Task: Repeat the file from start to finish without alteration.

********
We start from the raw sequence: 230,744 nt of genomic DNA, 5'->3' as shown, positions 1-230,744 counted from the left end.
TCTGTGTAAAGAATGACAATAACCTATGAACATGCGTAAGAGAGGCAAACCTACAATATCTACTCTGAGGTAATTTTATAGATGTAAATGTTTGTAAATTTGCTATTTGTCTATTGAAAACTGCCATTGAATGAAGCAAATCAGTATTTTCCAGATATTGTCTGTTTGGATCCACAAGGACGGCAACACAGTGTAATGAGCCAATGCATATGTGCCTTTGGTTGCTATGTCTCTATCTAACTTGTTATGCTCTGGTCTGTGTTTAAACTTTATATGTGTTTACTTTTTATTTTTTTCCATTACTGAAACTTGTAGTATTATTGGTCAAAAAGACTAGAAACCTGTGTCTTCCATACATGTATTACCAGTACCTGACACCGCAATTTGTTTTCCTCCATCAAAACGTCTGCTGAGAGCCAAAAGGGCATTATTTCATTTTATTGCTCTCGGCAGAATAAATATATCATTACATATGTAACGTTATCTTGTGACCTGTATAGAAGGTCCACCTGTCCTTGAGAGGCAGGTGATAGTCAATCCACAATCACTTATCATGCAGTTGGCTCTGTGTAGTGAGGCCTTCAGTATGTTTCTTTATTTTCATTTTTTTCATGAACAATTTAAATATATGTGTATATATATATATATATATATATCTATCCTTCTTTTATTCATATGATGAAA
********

We start from the raw sequence: 230,744 nt of genomic DNA, 5'->3' as shown, positions 1-230,744 counted from the left end.
TCTGTGTAAAGAATGACAATAACCTATGAACATGCGTAAGAGAGGCAAACCTACAATATCTACTCTGAGGTAATTTTATAGATGTAAATGTTTGTAAATTTGCTATTTGTCTATTGAAAACTGCCATTGAATGAAGCAAATCAGTATTTTCCAGATATTGTCTGTTTGGATCCACAAGGACGGCAACACAGTGTAATGAGCCAATGCATATGTGCCTTTGGTTGCTATGTCTCTATCTAACTTGTTATGCTCTGGTCTGTGTTTAAACTTTATATGTGTTTACTTTTTATTTTTTTCCATTACTGAAACTTGTAGTATTATTGGTCAAAAAGACTAGAAACCTGTGTCTTCCATACATGTATTACCAGTACCTGACACCGCAATTTGTTTTCCTCCATCAAAACGTCTGCTGAGAGCCAAAAGGGCATTATTTCATTTTATTGCTCTCGGCAGAATAAATATATCATTACATATGTAACGTTATCTTGTGACCTGTATAGAAGGTCCACCTGTCCTTGAGAGGCAGGTGATAGTCAATCCACAATCACTTATCATGCAGTTGGCTCTGTGTAGTGAGGCCTTCAGTATGTTTCTTTATTTTCATTTTTTTCATGAACAATTTAAATATATGTGTATATATATATATATATATATATCTATCCTTCTTTTATTCATATGATGAAA